A Philadelphia-based startup company looking to make a splash in the advertising industry by flying small drones with vertical banners says it will take to the airways over the Las Vegas Strip to demonstrate the product this week.

There’s only one problem.

The Federal Aviation Administration considers the concept illegal.

Executives with DroneCast say Las Vegas will be one of its launch cities and the company is planning demonstration flights at various locations through Saturday.

The company’s national media and promotional tour continues at Venice Beach, Calif., and Hollywood on Sunday; Miami Beach and South Beach on Monday and Tuesday; and Philadelphia on Wednesday.

A demonstration video of the product shows a quadcopter flying with a banner about 6 feet long suspended beneath it.

DroneCast founder Raj Singh arrived in Las Vegas Wednesday and was making arrangements for the first flights late in the afternoon.

It isn’t the first time companies have attempted to fly drones on the Strip.

In May, Aerial Technology International and 360Hero flew an S800 drone above Las Vegas Boulevard at 3:30 in the morning. A wide-angle camera was flown and shot video during the 2014 International VR Panoramic Photography Conference.

The Cosmopolitan also experimented with bottle delivery by drone at its pool, but regulators asked hotel management to shut down the service.

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Report on UK crash that killed Rolling Prairie native released

SOUTH BEND, Ind. -- The military helicopter crash that killed Rolling Prairie native Technical Sergeant Dale Mathews was caused by bird strikes that rendered the pilot and copilot unconscious, according to a report issued by the United States Air Force Aircraft Accident Investigation Board.

Four US Airmen were killed in the crash at Cley next the Sea, Norfolk, United Kingdom on January 7, 2014.

The HH-60G Pave Hawk helicopter crashed at the north end of East Bank on the Norfolk Wildlife Trust Cley Marshes Nature Reserve at around 7 p.m. January 7, 2014.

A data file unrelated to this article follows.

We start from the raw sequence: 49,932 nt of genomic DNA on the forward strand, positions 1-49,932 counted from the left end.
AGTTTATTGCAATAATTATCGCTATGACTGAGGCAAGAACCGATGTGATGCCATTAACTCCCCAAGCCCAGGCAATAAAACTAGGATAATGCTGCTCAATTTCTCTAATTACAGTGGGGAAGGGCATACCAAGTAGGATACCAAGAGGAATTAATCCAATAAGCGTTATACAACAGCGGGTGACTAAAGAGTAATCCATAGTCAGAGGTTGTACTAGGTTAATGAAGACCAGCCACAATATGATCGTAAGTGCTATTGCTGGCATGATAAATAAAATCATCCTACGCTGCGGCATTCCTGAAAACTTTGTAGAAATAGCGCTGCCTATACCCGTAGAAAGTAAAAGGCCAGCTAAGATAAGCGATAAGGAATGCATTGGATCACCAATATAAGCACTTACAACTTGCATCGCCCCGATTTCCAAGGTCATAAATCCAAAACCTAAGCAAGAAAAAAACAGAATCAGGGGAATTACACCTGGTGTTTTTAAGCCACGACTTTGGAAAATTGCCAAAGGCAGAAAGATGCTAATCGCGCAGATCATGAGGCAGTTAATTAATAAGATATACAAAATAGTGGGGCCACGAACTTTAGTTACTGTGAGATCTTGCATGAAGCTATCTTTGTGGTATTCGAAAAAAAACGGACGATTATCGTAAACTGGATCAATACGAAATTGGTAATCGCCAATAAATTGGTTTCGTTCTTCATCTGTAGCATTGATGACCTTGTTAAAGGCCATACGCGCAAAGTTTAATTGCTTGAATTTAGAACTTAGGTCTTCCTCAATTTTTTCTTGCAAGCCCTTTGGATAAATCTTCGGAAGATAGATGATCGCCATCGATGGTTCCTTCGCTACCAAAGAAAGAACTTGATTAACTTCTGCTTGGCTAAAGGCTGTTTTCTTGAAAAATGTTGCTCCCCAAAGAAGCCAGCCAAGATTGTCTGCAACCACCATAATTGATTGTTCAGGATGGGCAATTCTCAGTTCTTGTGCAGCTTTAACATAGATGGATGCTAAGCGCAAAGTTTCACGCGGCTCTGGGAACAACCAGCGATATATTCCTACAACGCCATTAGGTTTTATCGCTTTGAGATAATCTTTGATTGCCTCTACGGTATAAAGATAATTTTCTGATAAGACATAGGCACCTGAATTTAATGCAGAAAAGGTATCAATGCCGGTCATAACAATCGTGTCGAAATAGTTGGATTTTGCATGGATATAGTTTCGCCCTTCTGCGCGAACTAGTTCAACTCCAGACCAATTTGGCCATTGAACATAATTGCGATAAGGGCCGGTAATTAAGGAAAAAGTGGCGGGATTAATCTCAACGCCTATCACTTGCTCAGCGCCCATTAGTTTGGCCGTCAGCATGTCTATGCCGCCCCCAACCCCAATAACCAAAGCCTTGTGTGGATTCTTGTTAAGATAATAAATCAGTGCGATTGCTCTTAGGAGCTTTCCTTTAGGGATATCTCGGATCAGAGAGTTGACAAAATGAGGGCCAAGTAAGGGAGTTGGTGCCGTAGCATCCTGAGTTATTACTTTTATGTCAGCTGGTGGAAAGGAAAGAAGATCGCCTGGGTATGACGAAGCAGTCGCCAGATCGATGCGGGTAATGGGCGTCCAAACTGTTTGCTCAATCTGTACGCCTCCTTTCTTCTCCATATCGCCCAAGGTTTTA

The four Airmen aboard the helicopter were identified as Technical Sergeant Dale Mathews of Indiana, Captain S. Stover, Captain Sean M. Ruane, and Staff Sergeant Afton M. Ponce.

The men were part of the 48th Fighter Wing stationed at the Royal Air Force base in Lakenheath England.

The report states a flock of geese took flight and struck the helicopter. Three geese broke through the windshield, knocking the pilot and co-pilot unconscious.

At least one goose struck the aerial gunner, knocking him unconscious.

The geese also struck the Trim and Flight Path Stabilization systems.

The damage to the aircraft as well as the fact the pilot and co-pilot were unconscious, the helicopter couldn't stay in the air.

It impacted the ground three seconds after being struck by the geese.

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Accident occurred July 08, 2014 at Carrington Municipal Airport (46D), North Dakota

Crop Duster Crashes In Carrington, ND

CARRINGTON, N.D. ( The Carrington Fire Department responded to a plane crash at the Carrington airport just before 9pm Tuesday night July 8.

A crop duster had damaged landing gear and crashed while attempting to land on the runway. 

No serious injuries were reported, the pilot was taken to Carrington Health Center. 

Authorities say the fixed landing gear on the crop duster may have been damaged while in the air, but it’s uncertain at this time.

The cause of the crash is under investigation by the National Transportation Safety Board and the Federal Aviation Administration.  

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Wayward drone incidents point to potential risks, say police in New York City

NEW YORK, N.Y. - One private drone crash-landed in midtown Manhattan. Another caused alarm by hovering over Times Square amid tight security during Super Bowl week. Most recently, authorities say, another had a close brush with a police helicopter near the George Washington Bridge.

Even though it's illegal to fly the devices just about anywhere in New York City without permission, the incidents and breathtaking videos of Manhattan's steel-and-glass canyons and sweeping skyline photos suggest that the restrictions are being widely flouted.

Police are concerned that the increasing popularity of drones in such a tightly packed metropolis could carry significant risks, even becoming a potential tool for terrorists to conduct surveillance or carry out attacks.

"So far, we haven't seen anything sinister with this," said John Miller, the NYPD's deputy commissioner of counterterrorism. But, he added, "People with enough money and time on their hands are going to buy them and see what they can do with them."

Drone buffs say the futuristic doomsday scenarios are far-fetched.

"A motor vehicle or a bicycle could just as easily be used to do something nefarious," said Steve Cohen, a New York-based professional photographer who owns a small fleet of drones and organizes local meetings for enthusiasts.

The debate comes amid a boom in purchases of what are essentially flying cameras.